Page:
World Vision: Open trial of aid worker to the public
World Vision's questions Israeli accusations that the NGO's Gaza head diverted millions of dollars in aid to Hamas.
World Vision's global president on Tuesday questioned Israeli accusations that the NGO's Gaza head diverted millions of dollars in aid to Hamas and said his trial should be open to the public, AFP reported.
A closed pre-trial hearing for World Vision's Mohammed al-Halabi was held Tuesday morning in the southern Israeli city of Be'er Sheva.
"A trial is legitimate if it is transparent," World Vision International's president Kevin Jenkins told AFP in one of his first interviews since Halabi was charged on August 4.
"Obviously with such serious allegations against a staff member, we are calling for him to have a fair hearing," added Jenkins.
He said the allegations against Halabi were so serious that the NGO was hoping for an open trial to learn as many lessons as possible if they were proved correct.
"As much as our donors want the truth to come out, we want the truth to come out," Jenkins told AFP. "Our whole reputation is based on integrity."
Halabi's lawyer, according to AFP, said all media and even World Vision staff were prevented from attending Tuesday's hearing.
Israel foreign ministry spokesman Emmanuel Nahshon said such closed doors trials were "standard practice" due to the sensitive nature of the information presented.
It is "standard practice in terrorism cases all over the Western world," he told AFP.
The global body of World Vision has denied any knowldge of wrongdoing, but Foreign Ministry Director-General Dore Gold estimated recently that Halabi “managed to transfer in the decade of his work at World Vision...tens of millions of dollars."
Following the disclosure of the Hamas infiltration into World Vision, Australia announced it would cut funding to the group.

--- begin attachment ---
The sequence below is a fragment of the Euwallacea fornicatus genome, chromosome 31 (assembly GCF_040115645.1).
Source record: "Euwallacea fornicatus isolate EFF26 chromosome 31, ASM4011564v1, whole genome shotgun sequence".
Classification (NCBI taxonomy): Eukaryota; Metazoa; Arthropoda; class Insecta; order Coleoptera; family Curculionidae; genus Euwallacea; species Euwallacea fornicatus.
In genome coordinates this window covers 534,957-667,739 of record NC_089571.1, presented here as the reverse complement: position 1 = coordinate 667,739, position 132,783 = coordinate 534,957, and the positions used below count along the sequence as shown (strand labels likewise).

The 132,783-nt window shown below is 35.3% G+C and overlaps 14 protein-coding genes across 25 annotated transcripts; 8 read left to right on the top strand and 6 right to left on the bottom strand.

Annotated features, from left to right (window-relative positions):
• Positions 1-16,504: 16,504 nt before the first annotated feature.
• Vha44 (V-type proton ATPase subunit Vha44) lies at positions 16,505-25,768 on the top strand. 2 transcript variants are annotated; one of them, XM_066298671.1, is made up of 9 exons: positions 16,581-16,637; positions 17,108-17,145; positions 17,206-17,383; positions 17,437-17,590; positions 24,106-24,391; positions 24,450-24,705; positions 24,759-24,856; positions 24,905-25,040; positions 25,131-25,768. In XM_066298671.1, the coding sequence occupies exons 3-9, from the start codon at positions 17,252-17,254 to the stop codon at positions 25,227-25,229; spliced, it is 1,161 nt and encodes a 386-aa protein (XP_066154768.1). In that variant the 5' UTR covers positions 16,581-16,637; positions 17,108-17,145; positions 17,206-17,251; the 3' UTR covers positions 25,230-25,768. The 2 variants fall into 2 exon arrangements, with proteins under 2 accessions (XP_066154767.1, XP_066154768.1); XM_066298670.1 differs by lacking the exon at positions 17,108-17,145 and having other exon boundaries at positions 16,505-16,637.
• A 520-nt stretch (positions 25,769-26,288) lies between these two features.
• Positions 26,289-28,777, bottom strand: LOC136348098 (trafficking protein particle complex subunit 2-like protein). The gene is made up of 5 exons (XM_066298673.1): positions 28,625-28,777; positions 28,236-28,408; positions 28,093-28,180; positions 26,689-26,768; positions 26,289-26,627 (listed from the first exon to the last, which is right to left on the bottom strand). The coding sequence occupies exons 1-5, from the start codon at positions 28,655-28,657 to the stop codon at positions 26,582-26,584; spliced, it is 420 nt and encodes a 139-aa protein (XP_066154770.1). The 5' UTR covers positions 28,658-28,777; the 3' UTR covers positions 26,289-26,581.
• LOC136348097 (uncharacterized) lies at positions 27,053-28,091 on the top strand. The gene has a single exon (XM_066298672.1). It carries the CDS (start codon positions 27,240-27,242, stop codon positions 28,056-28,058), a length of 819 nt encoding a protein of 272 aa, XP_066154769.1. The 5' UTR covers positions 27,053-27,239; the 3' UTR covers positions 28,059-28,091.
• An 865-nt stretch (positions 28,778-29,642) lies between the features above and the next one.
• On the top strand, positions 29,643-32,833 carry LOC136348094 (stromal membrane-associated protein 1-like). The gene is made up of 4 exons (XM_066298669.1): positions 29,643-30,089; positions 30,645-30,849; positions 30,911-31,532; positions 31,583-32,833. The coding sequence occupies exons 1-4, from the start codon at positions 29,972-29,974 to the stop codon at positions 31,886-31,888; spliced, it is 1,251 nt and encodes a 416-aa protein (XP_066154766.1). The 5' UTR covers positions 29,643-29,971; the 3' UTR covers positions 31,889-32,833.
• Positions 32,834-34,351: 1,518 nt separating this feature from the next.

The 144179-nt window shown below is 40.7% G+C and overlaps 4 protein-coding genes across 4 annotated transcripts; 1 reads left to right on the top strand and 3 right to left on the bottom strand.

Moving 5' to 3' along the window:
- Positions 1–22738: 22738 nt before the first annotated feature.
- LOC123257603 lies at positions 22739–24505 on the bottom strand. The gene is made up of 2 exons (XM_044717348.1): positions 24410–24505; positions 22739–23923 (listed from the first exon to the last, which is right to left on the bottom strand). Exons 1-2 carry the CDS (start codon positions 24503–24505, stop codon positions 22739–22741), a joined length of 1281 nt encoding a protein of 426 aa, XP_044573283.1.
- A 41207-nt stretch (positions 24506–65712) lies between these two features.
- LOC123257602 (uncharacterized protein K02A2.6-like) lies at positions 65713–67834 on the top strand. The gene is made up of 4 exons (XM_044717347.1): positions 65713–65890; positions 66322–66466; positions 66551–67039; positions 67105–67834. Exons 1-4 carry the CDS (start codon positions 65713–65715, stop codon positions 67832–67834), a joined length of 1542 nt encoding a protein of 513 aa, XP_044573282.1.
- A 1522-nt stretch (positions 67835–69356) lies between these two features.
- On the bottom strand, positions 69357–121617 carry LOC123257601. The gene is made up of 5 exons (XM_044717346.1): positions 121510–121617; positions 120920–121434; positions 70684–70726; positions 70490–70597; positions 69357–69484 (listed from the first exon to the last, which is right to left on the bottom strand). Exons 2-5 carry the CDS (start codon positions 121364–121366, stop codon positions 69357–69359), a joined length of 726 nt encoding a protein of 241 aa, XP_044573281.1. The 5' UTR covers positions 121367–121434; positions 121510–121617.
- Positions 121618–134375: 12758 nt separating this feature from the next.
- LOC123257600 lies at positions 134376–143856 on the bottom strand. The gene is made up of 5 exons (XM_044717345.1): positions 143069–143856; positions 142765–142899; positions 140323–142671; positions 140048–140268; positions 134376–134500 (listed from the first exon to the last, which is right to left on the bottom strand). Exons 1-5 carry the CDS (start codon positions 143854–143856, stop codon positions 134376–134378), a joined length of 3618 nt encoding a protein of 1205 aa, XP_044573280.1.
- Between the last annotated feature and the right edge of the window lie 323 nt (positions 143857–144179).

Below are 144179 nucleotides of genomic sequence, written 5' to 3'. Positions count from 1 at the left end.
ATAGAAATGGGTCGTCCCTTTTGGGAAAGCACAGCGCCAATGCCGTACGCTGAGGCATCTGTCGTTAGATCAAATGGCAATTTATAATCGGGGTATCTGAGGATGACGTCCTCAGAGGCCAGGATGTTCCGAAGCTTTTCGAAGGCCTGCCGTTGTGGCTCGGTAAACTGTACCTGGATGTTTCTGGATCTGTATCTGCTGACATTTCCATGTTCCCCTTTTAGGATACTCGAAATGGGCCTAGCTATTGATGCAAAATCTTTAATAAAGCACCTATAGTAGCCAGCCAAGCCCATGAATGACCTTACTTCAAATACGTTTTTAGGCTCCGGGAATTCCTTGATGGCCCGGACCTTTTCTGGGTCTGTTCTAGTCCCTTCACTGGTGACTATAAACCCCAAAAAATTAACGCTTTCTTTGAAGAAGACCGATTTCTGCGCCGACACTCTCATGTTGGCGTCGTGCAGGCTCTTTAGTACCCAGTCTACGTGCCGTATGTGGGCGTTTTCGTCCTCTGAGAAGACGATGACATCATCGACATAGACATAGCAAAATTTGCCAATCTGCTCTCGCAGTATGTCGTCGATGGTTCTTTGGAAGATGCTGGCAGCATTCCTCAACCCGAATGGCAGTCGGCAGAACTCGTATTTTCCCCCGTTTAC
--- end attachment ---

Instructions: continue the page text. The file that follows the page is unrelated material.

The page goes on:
World countries recently criticized Israel over what they claimed was its failure to respond to their request for information regarding the alleged transfer of international aid funds to Hamas in Gaza. The criticism was both over the World Vision case as well as the case of Waheed Al-Borsh, an employee of the United Nations Development Program (UNDP) who is charged with assisting Hamas.
The Foreign Ministry rejected the claims, saying, “Since the indictments against UNDP and World vision personnel on their involvement in Hamas terror activities, relevant information has been conveyed, through various channels, to the countries involved in the humanitarian activity.”
Jenkins called the scale of the allegations against Halabi "very difficult to reconcile" with reality.
World Vision has said its Gaza budget for the past 10 years was only $22.5 million, making the numbers alleged all but impossible.
"We are not a naive organization. We have world-class systems to prevent the sort of things that are being alleged here," Jenkins told AFP.
"They are not foolproof, (but) they would generally have all sorts of red lights going off if anything close to what is being alleged should happen. It is very difficult to reconcile those numbers against the controls we have in place," he added.
Jenkins defended World Vision's work in Gaza over the years, saying it had performed "with integrity" and last year provided support for more than 40,000 children.
The NGO has currently suspended its projects in the Palestinian Authority-assigned territories pending an internal review, but Jenkins said there was a "strong desire to return to Gaza".
"We can only work in places where we can perform our work with integrity. We feel like we have done that in the past. I feel like we will be able to do it going forward."